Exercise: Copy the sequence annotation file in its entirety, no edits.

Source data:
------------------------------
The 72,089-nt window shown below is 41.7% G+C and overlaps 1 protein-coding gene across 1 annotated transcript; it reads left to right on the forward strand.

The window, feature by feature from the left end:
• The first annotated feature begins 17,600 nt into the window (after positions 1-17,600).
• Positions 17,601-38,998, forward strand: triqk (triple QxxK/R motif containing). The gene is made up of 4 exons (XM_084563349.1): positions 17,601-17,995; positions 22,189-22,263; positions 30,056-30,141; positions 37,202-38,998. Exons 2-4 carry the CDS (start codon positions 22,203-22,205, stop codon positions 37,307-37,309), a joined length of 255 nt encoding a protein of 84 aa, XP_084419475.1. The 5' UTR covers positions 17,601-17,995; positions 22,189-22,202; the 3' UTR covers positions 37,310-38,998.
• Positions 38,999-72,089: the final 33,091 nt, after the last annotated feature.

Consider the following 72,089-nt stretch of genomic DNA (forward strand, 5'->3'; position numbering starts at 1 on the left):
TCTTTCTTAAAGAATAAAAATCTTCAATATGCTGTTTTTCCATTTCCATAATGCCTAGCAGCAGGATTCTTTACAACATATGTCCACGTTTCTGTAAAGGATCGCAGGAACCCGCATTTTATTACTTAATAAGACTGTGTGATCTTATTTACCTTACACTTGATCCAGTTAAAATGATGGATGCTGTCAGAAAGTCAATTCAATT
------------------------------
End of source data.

The 72,089-nt window shown below is 41.7% G+C and overlaps 1 protein-coding gene across 1 annotated transcript; it reads left to right on the forward strand.

The window, feature by feature from the left end:
• The first annotated feature begins 17,600 nt into the window (after positions 1-17,600).
• Positions 17,601-38,998, forward strand: triqk (triple QxxK/R motif containing). The gene is made up of 4 exons (XM_084563349.1): positions 17,601-17,995; positions 22,189-22,263; positions 30,056-30,141; positions 37,202-38,998. Exons 2-4 carry the CDS (start codon positions 22,203-22,205, stop codon positions 37,307-37,309), a joined length of 255 nt encoding a protein of 84 aa, XP_084419475.1. The 5' UTR covers positions 17,601-17,995; positions 22,189-22,202; the 3' UTR covers positions 37,310-38,998.
• Positions 38,999-72,089: the final 33,091 nt, after the last annotated feature.

Consider the following 72,089-nt stretch of genomic DNA (forward strand, 5'->3'; position numbering starts at 1 on the left):
TCTTTCTTAAAGAATAAAAATCTTCAATATGCTGTTTTTCCATTTCCATAATGCCTAGCAGCAGGATTCTTTACAACATATGTCCACGTTTCTGTAAAGGATCGCAGGAACCCGCATTTTATTACTTAATAAGACTGTGTGATCTTATTTACCTTACACTTGATCCAGTTAAAATGATGGATGCTGTCAGAAAGTCAATTCAATT